Sometimes buying a home seems like the most daunting process in the world, especially if you’re a first-time homebuyer that isn’t sure what to expect. Some may even have you thinking you have to hold off on home ownership until you’ve saved what seems like an almost impossible amount of cash, obtained a perfect credit score, and paid off your student loans. Here, we set the record straight.
Myth 1: You can’t buy a home until you’ve saved 20% for a down payment
This is something a lot of first-time home buyers hear from well-meaning but misinformed advice givers. While those who purchased homes decades ago may have put down 20% as a down payment in order to avoid paying for “Private Mortgage Insurance” or PMI, in today’s world the National Association of Realtors calls the 20% rule “more myth than reality.” We offer several loans with little to no down payment, including FHA Loans, VA Loans and USDA Loans, and some conventional loans only require a 5% down payment. The bottom line is that there are options for responsible homebuyers across the spectrum, even those that haven’t saved close to 20% of a home’s asking price.
Myth 2: You need a perfect (or almost perfect) credit score to make home ownership a reality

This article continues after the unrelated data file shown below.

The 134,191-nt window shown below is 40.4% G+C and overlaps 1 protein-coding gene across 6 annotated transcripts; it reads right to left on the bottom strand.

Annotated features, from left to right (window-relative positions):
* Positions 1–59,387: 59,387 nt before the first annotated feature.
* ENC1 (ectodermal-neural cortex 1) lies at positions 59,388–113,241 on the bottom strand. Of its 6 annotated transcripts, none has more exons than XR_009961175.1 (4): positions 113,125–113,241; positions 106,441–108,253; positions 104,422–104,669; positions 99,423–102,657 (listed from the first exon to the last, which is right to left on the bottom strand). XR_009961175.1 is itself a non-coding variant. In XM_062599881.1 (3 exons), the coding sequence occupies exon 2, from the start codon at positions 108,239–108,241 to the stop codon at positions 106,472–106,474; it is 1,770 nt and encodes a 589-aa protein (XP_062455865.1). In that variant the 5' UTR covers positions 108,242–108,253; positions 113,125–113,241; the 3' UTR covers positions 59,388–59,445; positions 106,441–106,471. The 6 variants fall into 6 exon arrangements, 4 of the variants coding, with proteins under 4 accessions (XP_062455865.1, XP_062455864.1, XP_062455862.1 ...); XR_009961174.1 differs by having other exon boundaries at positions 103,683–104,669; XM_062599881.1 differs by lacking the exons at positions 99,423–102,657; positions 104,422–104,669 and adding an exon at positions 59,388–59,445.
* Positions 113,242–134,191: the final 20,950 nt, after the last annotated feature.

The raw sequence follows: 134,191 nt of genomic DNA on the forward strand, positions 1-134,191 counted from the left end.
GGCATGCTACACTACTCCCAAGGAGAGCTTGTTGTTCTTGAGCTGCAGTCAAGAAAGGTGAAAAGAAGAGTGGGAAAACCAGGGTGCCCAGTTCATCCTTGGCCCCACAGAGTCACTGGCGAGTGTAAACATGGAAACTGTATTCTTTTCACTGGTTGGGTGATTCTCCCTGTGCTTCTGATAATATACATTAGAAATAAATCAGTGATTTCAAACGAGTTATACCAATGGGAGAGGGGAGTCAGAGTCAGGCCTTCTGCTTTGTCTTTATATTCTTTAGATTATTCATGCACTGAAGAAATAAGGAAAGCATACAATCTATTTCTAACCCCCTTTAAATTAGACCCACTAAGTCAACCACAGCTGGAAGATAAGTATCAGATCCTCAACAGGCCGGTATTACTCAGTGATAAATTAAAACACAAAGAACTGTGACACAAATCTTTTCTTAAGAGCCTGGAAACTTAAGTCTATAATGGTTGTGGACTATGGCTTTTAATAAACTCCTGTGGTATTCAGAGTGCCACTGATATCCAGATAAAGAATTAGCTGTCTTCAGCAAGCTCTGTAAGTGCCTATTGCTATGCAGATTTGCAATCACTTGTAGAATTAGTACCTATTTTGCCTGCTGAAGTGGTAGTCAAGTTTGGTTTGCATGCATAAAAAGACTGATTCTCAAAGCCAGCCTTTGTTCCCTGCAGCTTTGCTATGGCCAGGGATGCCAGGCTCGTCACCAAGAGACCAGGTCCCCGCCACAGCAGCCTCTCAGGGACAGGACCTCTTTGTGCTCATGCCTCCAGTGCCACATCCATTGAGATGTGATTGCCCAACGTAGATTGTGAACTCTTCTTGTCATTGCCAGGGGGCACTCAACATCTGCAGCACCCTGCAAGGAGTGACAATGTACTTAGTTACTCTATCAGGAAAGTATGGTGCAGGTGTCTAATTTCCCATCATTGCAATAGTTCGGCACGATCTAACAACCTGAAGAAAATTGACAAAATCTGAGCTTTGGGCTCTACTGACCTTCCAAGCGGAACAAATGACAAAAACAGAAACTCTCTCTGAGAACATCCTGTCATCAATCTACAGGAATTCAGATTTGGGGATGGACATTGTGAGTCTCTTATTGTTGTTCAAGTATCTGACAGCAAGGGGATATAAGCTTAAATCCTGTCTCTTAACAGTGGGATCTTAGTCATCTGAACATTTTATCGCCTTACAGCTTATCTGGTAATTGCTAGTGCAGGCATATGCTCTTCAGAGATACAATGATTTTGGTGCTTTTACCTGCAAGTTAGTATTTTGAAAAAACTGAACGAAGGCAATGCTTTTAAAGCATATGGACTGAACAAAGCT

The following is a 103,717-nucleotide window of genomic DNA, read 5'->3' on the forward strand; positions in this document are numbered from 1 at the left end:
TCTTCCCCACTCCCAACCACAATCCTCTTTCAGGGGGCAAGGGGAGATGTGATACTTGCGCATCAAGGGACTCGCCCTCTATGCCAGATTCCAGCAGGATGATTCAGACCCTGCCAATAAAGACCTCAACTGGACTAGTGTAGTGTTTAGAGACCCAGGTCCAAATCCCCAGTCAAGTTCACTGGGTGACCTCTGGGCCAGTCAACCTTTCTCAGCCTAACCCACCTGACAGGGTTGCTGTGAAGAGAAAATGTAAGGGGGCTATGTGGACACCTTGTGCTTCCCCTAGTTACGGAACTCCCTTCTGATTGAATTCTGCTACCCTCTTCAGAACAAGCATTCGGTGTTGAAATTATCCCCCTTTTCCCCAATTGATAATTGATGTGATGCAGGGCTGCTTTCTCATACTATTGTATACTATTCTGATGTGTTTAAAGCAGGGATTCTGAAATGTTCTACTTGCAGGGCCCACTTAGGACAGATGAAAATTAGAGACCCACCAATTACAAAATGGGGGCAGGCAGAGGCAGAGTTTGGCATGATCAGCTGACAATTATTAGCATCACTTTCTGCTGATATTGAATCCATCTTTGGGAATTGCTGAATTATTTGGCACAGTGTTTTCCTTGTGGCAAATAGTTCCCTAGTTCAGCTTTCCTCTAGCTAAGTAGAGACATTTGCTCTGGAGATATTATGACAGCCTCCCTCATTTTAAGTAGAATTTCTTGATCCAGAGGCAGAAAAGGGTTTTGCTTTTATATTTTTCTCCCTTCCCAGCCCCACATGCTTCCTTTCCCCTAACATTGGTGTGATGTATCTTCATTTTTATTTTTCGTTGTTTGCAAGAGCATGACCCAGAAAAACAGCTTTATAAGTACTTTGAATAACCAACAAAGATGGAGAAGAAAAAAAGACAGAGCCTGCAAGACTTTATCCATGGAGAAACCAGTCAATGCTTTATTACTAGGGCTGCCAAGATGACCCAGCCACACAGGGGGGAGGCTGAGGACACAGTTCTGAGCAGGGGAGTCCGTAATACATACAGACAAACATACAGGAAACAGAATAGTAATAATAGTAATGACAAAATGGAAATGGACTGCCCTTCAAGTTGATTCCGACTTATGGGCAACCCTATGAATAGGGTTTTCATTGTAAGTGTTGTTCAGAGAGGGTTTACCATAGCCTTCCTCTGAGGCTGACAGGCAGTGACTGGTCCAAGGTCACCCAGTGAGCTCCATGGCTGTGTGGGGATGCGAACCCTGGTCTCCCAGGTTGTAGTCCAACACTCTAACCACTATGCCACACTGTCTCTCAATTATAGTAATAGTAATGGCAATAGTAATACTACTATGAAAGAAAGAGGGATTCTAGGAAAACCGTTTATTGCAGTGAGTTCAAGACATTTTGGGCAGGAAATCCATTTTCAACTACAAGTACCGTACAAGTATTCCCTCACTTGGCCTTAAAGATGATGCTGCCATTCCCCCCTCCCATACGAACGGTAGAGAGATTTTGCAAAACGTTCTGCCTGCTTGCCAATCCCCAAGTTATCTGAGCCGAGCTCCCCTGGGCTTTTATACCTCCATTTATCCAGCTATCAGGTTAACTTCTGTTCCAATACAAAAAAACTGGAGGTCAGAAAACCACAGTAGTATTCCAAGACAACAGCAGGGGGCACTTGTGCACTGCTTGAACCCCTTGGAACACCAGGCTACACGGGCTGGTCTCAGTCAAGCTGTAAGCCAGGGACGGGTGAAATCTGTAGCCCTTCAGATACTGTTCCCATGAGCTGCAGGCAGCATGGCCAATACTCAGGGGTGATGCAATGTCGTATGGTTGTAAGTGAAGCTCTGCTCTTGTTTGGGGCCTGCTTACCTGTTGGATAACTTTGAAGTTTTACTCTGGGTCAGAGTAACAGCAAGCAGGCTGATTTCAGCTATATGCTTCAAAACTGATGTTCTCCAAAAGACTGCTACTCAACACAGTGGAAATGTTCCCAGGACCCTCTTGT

Everyone makes mistakes, and sometimes that’s reflected on an aspiring homeowner’s credit report. But a less-than-stellar credit score doesn’t mean that a mortgage is out of reach: 620-640 is the minimum credit score you need to qualify with many lenders. Higher credit scores will typically lead to better interest rates, but if you’re tired of putting money towards rent rather than your own equity, it’s typically possible to buy a home and refinance when your credit score hits the good to excellent range. Our blog also offers tips on improving your credit score, so don’t let past credit problems be the reason you hold off on your dream of home ownership.
Myth 3: Student loan debt precludes you from getting a mortgage
It’s true that we’ll look at your debt-to-income ratio in order to determine your mortgage eligibility, but having student loans isn’t necessarily a deal breaker. Your credit score and income will also play a role in the decision, and we’ll consider monthly debt commitment rather than the total amount of outstanding debt. Additionally, you don’t need a zero balance on your credit card if you have a large amount of student loan debt to pay off, but the less debt you have, the better your rate will be. That means if you can bring down monthly payment amounts and/or pay off credit cards before you apply, you’ll increase your chances of obtaining a better mortgage rate.
If you’re in the market for a new home and want to know what your mortgage options are, we’ve got you covered. Contact me today and we’ll set you up with a knowledgeable loan originator to provide you with options based on your financial needs.